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5.5. TAXATION AND ENCRYPTION POLICIES: 5.5.1 Introduction on Taxation Electronic Commerce (“Ecommerce”) presents unique challenges to federal and state tax authorities. Ecommerce involves commerce using the Internet: typically purchases and sales through computers. Because Ecommerce involves computers communicating with each other at the speed of light, transactions are both instantaneous and largely anonymous. In contrast, mail order and telephone solicitation, two traditional forms used by remote sellers, involve the delivery of goods from a specific physical location to a specific location by means of a common carrier. Although states and local jurisdictions have wrestled with the issue of collecting taxes from out-of-state mail order sellers and telephone solicitors for decades, the internet allows almost any small business to sell to customers in different states and countries. The concept of taxation involves jurisdiction. From the Boston Tea Party Rebellion in which tea was taxed as it physically landed on American shores, to sophisticated concepts in international taxation, a government’s authority to tax has always been based on territory and jurisdiction. For instance, the U.S. government taxes its residents on their world-wide income because they are connected with the U.S. through citizenship and residency. Also, the U.S. taxes foreign individuals and businesses who are receiving income from U.S. sources. But the U.S. cannot tax a foreign citizen who is not a U.S. resident on earnings from a foreign source. With the internet, a business can move to so-called tax haven jurisdictions and conduct business outside the taxing jurisdiction of any country. Also, because of the speed in which transactions occur and the absence of a traditional paper trail, especially with intangible property transmitted by computer such as software, digital music or books and services, it will be very difficult, if not impossible to apply traditional notions of jurisdiction to tax these transactions. While governments who rely on an income tax to fund themselves will have great difficulty taxing Ecommerce, states and local jurisdictions that rely on sales and property taxes to fund their operations are in steep trouble. As discussed below, the U.S. constitution requires a sufficient physical connection with the state or local jurisdiction by a company to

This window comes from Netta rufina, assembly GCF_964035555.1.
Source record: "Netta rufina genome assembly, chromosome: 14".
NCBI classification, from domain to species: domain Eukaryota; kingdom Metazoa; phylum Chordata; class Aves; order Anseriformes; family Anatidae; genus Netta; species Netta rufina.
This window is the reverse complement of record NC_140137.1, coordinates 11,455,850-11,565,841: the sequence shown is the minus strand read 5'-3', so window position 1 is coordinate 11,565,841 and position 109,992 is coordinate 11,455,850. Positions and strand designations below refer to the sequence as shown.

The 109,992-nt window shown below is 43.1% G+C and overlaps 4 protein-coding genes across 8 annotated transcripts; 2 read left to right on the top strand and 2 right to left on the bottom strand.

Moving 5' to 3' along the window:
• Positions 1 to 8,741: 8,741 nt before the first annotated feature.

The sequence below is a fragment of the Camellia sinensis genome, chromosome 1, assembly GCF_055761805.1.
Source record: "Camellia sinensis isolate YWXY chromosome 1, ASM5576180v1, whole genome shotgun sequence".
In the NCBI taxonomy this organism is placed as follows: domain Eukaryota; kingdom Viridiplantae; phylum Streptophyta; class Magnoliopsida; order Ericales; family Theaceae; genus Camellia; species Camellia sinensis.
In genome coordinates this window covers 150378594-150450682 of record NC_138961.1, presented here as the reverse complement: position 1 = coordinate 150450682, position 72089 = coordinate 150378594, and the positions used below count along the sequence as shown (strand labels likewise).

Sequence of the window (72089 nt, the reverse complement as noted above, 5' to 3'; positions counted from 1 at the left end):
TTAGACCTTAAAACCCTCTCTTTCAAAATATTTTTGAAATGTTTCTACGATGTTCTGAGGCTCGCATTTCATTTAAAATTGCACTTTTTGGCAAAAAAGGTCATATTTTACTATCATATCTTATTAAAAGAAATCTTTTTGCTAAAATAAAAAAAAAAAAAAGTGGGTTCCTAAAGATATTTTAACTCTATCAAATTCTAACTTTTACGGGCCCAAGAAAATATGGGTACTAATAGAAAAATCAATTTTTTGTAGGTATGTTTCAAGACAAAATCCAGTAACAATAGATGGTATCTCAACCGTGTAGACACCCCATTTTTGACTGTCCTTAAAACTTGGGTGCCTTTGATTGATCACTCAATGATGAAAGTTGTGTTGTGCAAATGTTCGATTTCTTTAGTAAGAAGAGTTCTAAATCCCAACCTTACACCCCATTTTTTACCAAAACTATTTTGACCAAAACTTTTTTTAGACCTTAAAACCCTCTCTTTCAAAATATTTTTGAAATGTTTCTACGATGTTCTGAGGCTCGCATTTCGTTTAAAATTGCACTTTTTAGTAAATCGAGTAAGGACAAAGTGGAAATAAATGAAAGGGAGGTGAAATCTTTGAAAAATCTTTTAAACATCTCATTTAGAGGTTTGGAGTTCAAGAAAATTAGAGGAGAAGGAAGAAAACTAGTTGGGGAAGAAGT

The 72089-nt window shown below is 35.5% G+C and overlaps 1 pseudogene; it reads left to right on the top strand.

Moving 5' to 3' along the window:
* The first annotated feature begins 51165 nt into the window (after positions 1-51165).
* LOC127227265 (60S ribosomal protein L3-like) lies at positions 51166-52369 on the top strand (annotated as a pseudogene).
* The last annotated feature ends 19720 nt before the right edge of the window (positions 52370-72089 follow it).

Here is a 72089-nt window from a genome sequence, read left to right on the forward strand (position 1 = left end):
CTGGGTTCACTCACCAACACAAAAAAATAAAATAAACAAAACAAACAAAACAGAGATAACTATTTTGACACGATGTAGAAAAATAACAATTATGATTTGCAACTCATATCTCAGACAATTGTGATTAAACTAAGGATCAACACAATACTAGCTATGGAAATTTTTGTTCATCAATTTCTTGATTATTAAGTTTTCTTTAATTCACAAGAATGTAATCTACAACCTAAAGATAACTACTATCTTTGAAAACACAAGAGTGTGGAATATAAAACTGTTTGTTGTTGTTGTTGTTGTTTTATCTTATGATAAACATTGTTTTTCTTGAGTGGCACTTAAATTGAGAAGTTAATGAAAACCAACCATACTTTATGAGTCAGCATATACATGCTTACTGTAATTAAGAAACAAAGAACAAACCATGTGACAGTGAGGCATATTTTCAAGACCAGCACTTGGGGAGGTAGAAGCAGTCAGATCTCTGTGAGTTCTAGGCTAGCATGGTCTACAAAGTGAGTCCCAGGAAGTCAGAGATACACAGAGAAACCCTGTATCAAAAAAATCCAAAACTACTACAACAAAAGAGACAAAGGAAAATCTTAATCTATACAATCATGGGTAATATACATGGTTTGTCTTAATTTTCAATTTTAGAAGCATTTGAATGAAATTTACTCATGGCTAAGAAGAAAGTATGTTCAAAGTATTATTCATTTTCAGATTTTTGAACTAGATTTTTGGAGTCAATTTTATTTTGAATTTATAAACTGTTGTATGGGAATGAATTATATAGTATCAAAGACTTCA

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burden the business with a tax obligation, and merely selling property, services or goods to a customer who resides in a state is not sufficient nexus. In short, it will take a Constitutional amendment to change the commerce clause, and it extremely doubtful that U.S. citizens will vote to tax themselves on internet transactions. In fact, outside of pressure from state and local tax authorities, there is little ground swell for internet taxation by politicians. According to a Gallup Poll, 73% of active internet users oppose an internet sales tax, compared to 14% in favor (Source: San Francisco Chronicle, September 15, 1999, page D2). According to 36% of the respondents who use the internet, they would be less likely to vote for a politician who voted to tax internet transactions. But brick and mortar retailers who sell their products in physical locations, contend that internet taxes are needed to equalize the tax burden for competitive reasons. Some of the unique features of Ecommerce include: Computer-to-Computer transactions without a paper trail; Anonymous transactions, especially if a new form of electronic cash takes hold; Lack of information on the location of the seller and purchaser; Electronic delivery of goods (books, CDs and movies in electronic form) and services (brokerage or accounting services); and Bundling of taxable and non-taxable items, such as taxable goods with taxexempt services. 5.5.2 Current Law - A Moratorium on Internet Taxes Currently, under the Internet Taxation Freedom Act (“ITFA”), passed in 1988 there is a 3-year moratorium on federal and state taxation imposed on internet transactions. The moratorium began on October 21, 1998 and remains in effect until October 21, 2001. ITFA’s purpose is to halt the rush by states to tax transactions occurring on the internet until Congress has had the opportunity to study the issue and make recommendations. Congress realized that the internet needed time to grow as a viable medium for commerce, without being subjected to taxing regimes imposed by the states. Congress noted that the internet was inherently susceptible to multiply and discriminatory taxation in ways that traditional commerce was not. Congress was concerned that because internet